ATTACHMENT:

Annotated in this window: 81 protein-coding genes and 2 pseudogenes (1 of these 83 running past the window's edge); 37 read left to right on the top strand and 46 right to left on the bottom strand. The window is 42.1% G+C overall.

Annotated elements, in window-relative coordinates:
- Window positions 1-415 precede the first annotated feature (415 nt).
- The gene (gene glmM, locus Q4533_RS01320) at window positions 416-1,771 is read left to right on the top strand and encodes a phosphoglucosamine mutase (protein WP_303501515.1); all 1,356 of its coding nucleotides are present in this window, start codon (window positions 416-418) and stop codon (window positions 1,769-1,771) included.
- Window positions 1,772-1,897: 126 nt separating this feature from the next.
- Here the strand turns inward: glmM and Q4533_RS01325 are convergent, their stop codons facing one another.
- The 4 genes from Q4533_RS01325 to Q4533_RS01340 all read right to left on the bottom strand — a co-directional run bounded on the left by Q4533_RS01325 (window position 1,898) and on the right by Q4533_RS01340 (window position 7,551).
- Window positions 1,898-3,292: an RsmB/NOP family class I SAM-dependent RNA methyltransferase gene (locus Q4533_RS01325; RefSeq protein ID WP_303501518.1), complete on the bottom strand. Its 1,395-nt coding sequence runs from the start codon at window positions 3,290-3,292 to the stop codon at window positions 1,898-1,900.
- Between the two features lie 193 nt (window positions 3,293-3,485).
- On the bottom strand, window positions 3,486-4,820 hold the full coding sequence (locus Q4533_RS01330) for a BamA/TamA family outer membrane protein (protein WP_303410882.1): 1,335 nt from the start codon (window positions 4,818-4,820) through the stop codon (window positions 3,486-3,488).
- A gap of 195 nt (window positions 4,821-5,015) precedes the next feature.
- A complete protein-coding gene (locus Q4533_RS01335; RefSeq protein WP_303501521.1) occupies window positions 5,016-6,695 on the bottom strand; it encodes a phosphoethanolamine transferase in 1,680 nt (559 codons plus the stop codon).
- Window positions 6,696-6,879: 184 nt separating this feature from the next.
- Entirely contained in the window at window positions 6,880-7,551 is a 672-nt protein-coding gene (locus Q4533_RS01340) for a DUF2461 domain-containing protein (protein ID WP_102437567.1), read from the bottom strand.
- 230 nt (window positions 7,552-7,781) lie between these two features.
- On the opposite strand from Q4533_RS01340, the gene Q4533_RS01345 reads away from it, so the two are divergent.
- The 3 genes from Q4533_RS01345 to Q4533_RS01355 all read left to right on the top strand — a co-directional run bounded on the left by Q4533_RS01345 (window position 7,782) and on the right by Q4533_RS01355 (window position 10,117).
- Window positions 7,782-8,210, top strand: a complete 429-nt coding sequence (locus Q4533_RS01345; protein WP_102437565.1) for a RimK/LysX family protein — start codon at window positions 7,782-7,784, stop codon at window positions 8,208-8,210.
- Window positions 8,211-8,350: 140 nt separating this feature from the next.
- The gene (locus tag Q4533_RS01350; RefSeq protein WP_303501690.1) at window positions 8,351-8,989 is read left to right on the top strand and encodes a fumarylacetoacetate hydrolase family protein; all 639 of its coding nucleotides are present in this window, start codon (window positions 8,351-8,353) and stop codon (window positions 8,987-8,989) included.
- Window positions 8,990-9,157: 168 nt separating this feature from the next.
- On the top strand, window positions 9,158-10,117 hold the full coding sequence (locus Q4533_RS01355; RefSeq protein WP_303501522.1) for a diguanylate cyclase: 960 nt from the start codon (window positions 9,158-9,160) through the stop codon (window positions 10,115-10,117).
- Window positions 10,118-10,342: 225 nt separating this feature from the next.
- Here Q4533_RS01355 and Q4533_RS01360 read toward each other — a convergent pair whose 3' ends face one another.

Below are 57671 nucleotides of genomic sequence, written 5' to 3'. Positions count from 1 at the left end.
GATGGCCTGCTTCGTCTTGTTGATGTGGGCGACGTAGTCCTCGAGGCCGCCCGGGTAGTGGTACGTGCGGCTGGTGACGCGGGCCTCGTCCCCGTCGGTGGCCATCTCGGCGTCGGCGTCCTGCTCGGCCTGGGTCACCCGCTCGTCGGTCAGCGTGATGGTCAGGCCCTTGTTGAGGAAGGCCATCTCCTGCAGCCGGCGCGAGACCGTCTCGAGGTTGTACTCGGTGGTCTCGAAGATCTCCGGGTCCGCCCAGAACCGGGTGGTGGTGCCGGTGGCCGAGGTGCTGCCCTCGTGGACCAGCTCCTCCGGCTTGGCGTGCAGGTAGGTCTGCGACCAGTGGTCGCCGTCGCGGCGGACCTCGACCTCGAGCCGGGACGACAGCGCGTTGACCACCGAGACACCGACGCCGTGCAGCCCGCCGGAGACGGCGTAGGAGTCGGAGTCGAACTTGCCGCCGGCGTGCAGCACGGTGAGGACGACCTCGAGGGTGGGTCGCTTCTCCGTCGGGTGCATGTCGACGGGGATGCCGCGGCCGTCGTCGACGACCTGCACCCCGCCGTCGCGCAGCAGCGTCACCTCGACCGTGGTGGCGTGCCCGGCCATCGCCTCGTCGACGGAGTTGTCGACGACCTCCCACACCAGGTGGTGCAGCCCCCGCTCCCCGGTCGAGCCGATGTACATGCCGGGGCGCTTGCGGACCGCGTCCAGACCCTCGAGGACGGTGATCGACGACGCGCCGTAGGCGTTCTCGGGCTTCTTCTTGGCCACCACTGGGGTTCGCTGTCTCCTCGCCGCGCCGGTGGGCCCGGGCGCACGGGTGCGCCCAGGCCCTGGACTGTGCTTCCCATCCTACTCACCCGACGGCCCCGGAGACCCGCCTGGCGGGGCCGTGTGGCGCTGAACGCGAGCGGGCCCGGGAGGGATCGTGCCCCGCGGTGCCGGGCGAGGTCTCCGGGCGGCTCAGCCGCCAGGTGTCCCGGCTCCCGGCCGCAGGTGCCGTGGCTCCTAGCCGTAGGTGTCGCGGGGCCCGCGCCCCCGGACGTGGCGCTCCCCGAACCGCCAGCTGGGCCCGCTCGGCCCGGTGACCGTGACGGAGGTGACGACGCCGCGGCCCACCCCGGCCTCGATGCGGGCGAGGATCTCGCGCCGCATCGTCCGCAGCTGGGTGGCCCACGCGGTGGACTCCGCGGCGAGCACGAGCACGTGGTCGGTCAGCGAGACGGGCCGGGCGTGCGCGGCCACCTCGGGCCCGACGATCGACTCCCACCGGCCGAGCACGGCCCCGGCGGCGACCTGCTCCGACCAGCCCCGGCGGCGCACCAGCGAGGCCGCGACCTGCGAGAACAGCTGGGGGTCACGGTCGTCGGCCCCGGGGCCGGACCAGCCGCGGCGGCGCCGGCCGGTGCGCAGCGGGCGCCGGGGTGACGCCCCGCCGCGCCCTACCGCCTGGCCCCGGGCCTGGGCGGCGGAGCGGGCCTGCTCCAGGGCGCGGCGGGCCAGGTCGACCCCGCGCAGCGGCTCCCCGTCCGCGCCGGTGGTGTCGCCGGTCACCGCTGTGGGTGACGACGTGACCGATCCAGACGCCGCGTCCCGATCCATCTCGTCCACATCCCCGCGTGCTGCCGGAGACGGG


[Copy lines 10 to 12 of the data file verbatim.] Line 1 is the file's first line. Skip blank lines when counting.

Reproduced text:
- On the bottom strand, window positions 3,486-4,820 hold the full coding sequence (locus Q4533_RS01330) for a BamA/TamA family outer membrane protein (protein WP_303410882.1): 1,335 nt from the start codon (window positions 4,818-4,820) through the stop codon (window positions 3,486-3,488).
- A gap of 195 nt (window positions 4,821-5,015) precedes the next feature.
- A complete protein-coding gene (locus Q4533_RS01335; RefSeq protein WP_303501521.1) occupies window positions 5,016-6,695 on the bottom strand; it encodes a phosphoethanolamine transferase in 1,680 nt (559 codons plus the stop codon).